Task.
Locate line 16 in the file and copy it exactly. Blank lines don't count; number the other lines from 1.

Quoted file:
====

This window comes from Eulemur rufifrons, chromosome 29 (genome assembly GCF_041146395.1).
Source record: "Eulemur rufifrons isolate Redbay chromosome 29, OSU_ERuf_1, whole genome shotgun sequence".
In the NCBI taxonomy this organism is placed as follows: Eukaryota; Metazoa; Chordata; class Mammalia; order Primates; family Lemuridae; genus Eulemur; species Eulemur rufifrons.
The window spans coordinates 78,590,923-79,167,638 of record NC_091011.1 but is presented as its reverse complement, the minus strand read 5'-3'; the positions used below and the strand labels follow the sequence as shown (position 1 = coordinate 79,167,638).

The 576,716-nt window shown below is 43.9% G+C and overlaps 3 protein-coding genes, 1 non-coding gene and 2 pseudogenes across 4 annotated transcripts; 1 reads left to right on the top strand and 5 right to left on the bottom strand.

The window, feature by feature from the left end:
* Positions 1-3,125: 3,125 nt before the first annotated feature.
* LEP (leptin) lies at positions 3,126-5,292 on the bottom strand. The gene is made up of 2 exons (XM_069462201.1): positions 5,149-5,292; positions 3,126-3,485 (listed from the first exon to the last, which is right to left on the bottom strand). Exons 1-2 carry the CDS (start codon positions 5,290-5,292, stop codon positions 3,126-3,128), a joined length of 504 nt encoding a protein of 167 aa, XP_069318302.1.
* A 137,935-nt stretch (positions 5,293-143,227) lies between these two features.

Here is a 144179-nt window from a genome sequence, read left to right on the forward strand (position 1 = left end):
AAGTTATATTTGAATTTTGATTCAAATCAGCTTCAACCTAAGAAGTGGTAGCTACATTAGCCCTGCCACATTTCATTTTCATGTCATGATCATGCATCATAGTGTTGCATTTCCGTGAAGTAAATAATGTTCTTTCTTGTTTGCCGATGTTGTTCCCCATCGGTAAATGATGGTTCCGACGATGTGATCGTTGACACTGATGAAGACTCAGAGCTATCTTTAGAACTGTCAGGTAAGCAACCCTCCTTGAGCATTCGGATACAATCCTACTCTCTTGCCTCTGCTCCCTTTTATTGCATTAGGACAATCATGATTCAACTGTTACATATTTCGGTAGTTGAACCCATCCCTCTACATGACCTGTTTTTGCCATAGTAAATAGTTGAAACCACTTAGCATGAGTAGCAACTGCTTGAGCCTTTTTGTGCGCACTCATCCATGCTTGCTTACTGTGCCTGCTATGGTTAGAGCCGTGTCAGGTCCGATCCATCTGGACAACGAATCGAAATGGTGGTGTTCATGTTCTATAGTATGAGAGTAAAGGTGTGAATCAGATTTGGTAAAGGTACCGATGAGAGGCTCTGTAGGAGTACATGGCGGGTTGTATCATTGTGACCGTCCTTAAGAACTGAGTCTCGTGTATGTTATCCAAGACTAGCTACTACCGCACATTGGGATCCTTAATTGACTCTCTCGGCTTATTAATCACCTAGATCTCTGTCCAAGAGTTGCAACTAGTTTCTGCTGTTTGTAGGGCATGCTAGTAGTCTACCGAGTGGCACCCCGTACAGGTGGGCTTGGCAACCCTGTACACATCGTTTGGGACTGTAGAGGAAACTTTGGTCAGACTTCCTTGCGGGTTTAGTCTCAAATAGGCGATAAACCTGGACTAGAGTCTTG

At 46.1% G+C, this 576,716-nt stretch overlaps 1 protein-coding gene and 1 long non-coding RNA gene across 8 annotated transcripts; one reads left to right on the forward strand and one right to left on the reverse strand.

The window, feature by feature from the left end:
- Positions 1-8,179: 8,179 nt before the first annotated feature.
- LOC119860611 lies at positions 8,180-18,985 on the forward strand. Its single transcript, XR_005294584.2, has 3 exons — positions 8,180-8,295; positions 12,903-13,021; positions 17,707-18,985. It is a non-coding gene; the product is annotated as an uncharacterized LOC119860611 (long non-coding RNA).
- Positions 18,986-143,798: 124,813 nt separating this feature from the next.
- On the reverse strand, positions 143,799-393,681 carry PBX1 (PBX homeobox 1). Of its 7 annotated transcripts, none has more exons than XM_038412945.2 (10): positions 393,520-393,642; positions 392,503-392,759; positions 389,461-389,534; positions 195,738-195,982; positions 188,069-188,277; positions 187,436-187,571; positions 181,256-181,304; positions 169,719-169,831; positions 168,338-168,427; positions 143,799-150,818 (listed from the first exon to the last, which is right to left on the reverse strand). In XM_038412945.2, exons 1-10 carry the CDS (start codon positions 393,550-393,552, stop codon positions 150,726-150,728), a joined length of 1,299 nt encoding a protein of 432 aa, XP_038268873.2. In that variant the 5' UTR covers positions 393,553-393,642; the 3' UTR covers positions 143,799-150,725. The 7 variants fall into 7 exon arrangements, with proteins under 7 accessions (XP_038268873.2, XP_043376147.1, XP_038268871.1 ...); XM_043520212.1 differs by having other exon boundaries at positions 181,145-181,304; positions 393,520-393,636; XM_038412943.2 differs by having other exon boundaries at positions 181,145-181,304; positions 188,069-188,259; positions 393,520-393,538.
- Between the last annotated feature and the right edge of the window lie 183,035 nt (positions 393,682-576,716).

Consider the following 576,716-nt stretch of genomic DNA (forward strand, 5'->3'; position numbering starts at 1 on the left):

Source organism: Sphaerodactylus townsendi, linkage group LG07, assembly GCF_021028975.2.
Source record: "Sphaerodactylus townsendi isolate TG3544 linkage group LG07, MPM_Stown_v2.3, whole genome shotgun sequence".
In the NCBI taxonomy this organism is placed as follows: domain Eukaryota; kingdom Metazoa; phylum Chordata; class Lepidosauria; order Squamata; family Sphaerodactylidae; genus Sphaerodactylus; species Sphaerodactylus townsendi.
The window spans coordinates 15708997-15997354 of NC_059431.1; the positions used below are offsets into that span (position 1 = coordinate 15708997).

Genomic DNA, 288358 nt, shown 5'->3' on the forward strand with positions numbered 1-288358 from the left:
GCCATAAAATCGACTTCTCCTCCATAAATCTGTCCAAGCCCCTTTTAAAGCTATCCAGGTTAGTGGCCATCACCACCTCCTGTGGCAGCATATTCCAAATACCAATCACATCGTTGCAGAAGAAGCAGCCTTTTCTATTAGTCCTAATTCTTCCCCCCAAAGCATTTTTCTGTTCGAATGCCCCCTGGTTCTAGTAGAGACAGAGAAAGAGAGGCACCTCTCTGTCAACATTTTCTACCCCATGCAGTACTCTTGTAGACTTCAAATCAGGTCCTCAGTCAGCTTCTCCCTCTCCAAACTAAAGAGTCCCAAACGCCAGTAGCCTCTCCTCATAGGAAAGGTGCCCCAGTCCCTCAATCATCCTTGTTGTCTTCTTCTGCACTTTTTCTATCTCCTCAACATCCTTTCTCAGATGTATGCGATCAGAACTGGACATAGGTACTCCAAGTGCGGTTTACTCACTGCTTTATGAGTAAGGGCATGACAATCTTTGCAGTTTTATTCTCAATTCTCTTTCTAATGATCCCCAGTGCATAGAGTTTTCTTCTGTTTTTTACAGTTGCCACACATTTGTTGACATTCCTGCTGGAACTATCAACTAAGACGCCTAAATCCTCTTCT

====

- Positions 18,986-143,798: 124,813 nt separating this feature from the next.